Motlanthe remains deputy: Zuma

JOHANNESBURG - South Africa's president Jacob Zuma has dismissed claims that his deputy in government, Kgalema Motlanthe, will leave his post following his failed bid for the African National Congress (ANC) presidency in Mangaung last month.

Having lost the presidential race, Motlanthe declined nomination to serve as an additional member of the ANC national executive committee (Nec), fuelling speculation that he was no longer prepared to work with Zuma.

“There’s no tension, no dilemma,” Zuma said.

He said Motlanthe was expected to stay in his position until next year’s election.

“After 2014, that’s a different matter (in terms of a reshuffle).”

Newly-elected ANC deputy president Cyril Ramaphosa will become the country’s deputy president after next year’s elections. Some people expect Ramaphosa to assume the role of a “de facto” prime minister, where he would have a significantly visible role as number two, within the confines of the current laws.

On his own role in government, Zuma defended his administration, which has a mantra of “doing things differently”, as it seeks to speed up the delivery of services.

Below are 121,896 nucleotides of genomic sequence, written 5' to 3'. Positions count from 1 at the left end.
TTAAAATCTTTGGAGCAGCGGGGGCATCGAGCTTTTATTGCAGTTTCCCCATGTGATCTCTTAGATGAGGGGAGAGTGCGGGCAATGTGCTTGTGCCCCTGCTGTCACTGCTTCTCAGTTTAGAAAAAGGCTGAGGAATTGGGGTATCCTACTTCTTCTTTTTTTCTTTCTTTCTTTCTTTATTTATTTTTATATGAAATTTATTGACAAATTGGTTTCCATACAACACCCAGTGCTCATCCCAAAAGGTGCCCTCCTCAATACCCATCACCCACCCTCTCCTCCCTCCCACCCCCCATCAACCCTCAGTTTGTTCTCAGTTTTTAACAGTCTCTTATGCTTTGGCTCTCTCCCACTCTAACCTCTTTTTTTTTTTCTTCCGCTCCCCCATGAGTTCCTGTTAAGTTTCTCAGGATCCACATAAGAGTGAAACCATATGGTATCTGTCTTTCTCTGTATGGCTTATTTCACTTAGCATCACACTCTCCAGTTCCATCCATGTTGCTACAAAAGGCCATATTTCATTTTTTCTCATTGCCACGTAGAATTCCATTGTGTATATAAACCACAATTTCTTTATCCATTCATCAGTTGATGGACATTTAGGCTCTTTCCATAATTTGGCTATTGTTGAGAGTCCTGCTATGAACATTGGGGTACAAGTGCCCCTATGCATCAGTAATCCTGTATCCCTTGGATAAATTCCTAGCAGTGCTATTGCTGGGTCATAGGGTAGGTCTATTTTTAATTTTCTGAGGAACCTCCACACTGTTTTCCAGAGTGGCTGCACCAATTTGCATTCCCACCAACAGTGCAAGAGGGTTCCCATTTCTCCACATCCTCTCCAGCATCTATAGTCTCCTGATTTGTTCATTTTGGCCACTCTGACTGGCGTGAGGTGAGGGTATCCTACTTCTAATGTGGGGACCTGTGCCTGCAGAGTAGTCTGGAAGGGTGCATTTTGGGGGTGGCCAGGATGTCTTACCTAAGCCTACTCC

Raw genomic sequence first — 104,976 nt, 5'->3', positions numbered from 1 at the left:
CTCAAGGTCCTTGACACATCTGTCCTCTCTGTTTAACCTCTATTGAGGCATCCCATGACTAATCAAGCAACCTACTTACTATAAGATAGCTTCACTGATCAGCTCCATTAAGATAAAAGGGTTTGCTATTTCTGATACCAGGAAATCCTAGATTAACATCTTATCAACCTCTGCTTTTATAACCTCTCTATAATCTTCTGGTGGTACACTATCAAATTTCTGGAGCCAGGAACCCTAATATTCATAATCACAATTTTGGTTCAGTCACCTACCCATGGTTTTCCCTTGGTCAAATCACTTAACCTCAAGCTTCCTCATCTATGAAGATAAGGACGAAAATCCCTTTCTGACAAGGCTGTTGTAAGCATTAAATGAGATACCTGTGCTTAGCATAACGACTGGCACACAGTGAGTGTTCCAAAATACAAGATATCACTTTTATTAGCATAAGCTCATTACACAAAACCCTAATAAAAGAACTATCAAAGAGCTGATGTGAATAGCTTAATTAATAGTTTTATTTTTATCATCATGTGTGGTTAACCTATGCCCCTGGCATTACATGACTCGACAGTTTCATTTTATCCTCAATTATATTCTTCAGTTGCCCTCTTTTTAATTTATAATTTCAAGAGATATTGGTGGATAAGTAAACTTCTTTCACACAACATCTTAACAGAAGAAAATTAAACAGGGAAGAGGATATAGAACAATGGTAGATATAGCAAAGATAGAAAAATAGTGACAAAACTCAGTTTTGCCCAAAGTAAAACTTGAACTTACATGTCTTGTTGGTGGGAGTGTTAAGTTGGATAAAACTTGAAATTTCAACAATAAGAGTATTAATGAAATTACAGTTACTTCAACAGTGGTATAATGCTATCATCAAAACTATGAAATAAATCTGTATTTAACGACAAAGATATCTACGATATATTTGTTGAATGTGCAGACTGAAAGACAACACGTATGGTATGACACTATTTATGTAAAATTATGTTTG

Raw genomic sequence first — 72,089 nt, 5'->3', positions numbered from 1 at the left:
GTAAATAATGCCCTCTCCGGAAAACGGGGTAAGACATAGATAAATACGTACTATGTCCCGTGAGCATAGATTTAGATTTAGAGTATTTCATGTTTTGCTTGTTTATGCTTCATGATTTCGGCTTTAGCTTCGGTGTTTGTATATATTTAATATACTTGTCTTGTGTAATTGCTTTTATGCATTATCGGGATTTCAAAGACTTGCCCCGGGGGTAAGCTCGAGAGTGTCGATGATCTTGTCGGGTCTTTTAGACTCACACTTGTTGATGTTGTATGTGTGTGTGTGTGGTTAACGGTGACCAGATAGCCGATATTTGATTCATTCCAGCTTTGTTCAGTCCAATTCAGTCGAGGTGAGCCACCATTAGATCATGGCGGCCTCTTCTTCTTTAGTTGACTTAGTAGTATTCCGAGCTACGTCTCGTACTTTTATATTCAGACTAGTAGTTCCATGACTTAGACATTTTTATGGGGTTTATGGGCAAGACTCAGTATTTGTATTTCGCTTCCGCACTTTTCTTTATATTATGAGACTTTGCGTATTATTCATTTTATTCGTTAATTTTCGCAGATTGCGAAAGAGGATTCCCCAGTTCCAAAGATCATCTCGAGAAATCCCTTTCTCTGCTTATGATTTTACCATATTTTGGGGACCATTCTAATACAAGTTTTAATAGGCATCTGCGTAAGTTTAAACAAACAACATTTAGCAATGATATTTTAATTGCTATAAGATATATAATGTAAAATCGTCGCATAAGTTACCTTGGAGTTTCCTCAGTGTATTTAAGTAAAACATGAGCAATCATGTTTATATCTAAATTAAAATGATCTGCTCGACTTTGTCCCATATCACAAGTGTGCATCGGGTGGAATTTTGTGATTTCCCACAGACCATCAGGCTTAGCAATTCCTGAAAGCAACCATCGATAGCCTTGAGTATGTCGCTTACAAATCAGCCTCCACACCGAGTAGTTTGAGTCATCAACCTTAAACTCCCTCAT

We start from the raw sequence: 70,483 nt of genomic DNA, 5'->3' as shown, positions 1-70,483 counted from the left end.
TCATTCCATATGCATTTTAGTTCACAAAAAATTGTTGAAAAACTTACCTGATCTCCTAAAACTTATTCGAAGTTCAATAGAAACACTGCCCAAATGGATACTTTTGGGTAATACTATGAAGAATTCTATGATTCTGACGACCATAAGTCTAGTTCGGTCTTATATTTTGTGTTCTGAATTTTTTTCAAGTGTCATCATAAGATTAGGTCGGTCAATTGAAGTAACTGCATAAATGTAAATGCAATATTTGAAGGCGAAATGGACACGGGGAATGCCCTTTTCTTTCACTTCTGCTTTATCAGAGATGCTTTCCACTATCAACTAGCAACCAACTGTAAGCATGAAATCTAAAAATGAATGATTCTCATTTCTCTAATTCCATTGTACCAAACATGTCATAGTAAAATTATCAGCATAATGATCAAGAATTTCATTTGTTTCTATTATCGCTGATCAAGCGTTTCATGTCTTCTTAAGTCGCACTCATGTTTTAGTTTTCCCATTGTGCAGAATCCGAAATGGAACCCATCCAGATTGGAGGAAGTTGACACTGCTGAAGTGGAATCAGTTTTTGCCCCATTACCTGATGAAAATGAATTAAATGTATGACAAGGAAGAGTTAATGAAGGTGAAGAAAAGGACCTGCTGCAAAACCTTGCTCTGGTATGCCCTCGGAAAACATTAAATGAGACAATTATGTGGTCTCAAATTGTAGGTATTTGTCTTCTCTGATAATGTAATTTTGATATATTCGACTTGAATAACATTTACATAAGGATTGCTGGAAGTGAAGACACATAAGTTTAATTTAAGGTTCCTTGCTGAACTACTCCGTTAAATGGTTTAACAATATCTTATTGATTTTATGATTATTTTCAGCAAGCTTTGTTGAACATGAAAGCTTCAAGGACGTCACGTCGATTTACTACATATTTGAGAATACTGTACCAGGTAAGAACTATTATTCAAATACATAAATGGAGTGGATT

“I’m very happy. In 2009, I said this many times, we must do things differently in government and we have … we have been very decisive,” he said.

Zuma often gets accused of dithering. “If I was taking decisions you would say this Zuma is a dictator, he is autocratic, he does not consult … you would have criticism that would be even more terrible. This is democracy — in democracy you discuss,” he said.

He dismissed predictions that the ANC could lose support in the 2014 poll. Zuma also dismissed complaints about the controversial upgrade to his Nkandla residence, as squeals of “people who don’t know what they are talking about”.

On the Marikana massacre, Zuma blamed the mining companies for the Marikana crisis for raising the wages of rock drill operators, which caused other miners to pursue their own wage demands.

He said there would be a “radical shift” with greater state intervention in the economy, particularly mining where he said companies have not fulfilled their obligations to support social development.

The government would come up with a “very clear package”, on its policies for the mining sector at the “right time”, he said.  — Business Day

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